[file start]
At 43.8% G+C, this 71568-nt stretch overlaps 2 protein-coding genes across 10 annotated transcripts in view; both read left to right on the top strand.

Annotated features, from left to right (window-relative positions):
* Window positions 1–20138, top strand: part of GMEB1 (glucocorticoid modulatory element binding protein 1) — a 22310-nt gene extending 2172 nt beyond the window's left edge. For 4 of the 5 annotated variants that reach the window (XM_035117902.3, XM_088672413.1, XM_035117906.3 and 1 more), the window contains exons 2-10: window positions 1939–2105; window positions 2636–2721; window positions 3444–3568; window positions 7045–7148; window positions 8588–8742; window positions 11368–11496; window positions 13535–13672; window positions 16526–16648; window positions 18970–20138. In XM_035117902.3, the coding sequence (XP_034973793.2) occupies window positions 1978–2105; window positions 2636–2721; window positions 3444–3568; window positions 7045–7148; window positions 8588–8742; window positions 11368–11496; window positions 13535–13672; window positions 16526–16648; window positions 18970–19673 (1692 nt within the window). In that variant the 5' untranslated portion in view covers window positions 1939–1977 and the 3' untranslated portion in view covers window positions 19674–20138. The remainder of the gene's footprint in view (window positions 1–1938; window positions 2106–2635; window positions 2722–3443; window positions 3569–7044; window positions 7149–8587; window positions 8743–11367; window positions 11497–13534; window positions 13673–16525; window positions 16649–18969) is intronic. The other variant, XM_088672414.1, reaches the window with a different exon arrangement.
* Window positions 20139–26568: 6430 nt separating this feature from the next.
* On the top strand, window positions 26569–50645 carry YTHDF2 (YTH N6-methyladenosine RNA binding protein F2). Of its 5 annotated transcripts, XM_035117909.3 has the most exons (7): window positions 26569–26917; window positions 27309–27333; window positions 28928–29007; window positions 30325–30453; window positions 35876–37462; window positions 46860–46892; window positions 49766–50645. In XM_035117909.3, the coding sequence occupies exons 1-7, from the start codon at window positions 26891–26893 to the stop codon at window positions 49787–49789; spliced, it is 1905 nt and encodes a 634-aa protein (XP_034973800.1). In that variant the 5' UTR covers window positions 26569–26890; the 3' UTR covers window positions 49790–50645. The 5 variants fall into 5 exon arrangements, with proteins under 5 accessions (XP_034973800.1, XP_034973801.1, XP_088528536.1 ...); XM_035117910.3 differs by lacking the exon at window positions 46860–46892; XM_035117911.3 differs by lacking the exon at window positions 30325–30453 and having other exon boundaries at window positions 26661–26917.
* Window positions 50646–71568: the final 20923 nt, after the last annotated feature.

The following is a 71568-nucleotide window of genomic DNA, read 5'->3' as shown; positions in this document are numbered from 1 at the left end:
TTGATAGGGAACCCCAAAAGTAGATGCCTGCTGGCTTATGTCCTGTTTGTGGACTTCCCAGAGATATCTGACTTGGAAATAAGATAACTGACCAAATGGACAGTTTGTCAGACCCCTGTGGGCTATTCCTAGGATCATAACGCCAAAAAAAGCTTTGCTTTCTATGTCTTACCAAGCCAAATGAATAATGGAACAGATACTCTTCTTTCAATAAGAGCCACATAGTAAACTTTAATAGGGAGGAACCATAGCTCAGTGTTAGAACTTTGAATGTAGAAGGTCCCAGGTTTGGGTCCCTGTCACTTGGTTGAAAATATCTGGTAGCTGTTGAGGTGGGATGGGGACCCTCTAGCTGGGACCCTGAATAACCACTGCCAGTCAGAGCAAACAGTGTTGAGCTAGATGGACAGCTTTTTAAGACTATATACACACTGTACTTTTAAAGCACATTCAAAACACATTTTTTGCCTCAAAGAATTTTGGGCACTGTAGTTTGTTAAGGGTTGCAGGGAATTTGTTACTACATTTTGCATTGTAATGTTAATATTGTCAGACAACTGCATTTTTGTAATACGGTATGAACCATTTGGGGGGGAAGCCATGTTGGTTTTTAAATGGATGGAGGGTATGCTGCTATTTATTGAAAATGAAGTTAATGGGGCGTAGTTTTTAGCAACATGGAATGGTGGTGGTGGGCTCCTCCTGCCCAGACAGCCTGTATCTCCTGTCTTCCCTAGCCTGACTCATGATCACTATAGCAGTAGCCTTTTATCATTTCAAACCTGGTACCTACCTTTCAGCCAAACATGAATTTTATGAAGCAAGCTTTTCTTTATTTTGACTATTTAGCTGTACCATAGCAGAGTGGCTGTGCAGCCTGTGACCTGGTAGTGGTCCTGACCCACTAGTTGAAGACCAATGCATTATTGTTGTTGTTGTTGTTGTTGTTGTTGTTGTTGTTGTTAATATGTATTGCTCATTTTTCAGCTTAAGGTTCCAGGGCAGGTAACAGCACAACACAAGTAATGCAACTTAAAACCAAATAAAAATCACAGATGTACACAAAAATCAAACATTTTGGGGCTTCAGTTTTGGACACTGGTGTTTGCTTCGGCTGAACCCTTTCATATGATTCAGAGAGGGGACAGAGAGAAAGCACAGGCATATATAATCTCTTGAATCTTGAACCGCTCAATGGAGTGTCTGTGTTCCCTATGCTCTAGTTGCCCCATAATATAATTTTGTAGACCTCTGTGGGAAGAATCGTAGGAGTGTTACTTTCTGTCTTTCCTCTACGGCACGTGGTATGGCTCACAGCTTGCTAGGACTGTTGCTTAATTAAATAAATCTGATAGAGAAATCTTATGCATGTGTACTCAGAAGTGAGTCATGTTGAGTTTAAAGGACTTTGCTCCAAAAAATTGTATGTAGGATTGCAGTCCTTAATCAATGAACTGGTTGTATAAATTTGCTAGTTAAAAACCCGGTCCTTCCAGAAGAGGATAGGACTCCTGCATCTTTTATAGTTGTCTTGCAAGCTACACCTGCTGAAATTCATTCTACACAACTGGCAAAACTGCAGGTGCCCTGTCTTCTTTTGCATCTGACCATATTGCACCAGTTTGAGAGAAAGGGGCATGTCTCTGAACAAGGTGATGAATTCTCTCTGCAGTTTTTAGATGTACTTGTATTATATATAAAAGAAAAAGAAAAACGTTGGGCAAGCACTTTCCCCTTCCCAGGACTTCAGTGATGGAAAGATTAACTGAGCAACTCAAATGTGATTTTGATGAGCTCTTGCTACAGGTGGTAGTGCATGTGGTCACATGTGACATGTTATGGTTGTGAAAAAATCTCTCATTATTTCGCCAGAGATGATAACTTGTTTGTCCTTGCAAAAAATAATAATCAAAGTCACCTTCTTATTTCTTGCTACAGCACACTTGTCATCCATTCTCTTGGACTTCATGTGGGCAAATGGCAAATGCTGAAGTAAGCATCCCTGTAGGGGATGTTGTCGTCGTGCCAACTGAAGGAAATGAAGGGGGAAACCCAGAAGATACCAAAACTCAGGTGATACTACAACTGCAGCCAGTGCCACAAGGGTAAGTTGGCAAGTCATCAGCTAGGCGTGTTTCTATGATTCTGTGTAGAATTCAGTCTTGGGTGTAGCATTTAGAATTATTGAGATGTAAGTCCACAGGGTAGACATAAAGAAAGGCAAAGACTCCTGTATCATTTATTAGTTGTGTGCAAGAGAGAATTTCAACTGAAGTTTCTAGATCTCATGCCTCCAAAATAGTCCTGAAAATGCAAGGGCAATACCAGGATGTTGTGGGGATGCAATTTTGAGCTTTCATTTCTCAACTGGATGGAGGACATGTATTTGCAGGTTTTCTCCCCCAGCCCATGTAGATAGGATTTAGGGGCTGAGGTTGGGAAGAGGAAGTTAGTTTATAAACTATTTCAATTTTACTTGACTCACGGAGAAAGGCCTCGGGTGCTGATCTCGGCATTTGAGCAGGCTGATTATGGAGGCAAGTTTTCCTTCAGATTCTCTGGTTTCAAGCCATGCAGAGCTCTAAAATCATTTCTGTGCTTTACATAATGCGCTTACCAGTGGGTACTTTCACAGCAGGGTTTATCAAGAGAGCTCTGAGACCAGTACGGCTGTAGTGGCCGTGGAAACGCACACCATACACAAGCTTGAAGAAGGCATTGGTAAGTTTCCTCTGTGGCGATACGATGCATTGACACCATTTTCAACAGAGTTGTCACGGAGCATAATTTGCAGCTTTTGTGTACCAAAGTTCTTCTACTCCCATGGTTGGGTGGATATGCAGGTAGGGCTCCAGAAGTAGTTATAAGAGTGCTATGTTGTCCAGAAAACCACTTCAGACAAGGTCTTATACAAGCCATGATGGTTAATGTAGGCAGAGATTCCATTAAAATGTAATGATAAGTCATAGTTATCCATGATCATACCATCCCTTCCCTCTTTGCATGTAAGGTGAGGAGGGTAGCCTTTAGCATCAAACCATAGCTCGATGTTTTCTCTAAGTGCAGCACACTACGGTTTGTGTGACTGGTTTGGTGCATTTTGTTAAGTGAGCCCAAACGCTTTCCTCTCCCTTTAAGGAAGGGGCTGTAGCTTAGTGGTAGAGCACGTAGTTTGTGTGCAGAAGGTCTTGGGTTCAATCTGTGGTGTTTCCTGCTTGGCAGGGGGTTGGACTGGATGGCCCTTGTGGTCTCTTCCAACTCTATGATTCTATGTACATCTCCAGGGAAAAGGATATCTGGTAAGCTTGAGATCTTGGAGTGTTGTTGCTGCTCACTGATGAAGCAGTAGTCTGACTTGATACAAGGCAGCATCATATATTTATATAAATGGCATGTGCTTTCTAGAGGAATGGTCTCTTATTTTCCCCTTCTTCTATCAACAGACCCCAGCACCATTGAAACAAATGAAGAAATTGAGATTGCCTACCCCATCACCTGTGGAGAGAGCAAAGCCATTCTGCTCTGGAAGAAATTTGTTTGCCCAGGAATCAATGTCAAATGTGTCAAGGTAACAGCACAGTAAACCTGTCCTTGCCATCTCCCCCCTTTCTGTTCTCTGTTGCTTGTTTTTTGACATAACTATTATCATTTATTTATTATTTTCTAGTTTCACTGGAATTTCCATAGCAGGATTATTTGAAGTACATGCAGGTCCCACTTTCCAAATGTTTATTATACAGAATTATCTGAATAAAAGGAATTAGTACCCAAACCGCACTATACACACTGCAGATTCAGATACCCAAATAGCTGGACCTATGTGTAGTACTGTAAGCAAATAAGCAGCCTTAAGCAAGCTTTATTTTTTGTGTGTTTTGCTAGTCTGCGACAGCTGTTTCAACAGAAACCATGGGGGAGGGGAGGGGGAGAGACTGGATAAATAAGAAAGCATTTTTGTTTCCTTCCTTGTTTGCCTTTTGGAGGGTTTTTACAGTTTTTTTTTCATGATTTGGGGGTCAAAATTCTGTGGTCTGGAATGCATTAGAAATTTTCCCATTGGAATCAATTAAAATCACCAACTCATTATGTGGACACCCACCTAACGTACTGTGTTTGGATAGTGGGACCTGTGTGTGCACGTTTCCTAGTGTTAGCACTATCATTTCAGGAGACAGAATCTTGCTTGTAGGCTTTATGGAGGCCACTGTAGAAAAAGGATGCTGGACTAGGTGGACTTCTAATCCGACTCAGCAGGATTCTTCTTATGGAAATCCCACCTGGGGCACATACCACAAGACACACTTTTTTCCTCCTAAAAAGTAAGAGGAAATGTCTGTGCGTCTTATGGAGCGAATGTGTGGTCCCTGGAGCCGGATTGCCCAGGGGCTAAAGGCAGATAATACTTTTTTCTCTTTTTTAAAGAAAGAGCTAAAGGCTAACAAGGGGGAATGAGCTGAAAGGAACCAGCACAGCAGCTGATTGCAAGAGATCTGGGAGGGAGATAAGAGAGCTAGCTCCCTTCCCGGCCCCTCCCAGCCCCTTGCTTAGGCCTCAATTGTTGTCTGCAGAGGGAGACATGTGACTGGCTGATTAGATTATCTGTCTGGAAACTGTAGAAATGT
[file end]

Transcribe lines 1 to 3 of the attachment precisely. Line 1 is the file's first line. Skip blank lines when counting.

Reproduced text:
At 43.8% G+C, this 71568-nt stretch overlaps 2 protein-coding genes across 10 annotated transcripts in view; both read left to right on the top strand.

Annotated features, from left to right (window-relative positions):
* Window positions 1–20138, top strand: part of GMEB1 (glucocorticoid modulatory element binding protein 1) — a 22310-nt gene extending 2172 nt beyond the window's left edge. For 4 of the 5 annotated variants that reach the window (XM_035117902.3, XM_088672413.1, XM_035117906.3 and 1 more), the window contains exons 2-10: window positions 1939–2105; window positions 2636–2721; window positions 3444–3568; window positions 7045–7148; window positions 8588–8742; window positions 11368–11496; window positions 13535–13672; window positions 16526–16648; window positions 18970–20138. In XM_035117902.3, the coding sequence (XP_034973793.2) occupies window positions 1978–2105; window positions 2636–2721; window positions 3444–3568; window positions 7045–7148; window positions 8588–8742; window positions 11368–11496; window positions 13535–13672; window positions 16526–16648; window positions 18970–19673 (1692 nt within the window). In that variant the 5' untranslated portion in view covers window positions 1939–1977 and the 3' untranslated portion in view covers window positions 19674–20138. The remainder of the gene's footprint in view (window positions 1–1938; window positions 2106–2635; window positions 2722–3443; window positions 3569–7044; window positions 7149–8587; window positions 8743–11367; window positions 11497–13534; window positions 13673–16525; window positions 16649–18969) is intronic. The other variant, XM_088672414.1, reaches the window with a different exon arrangement.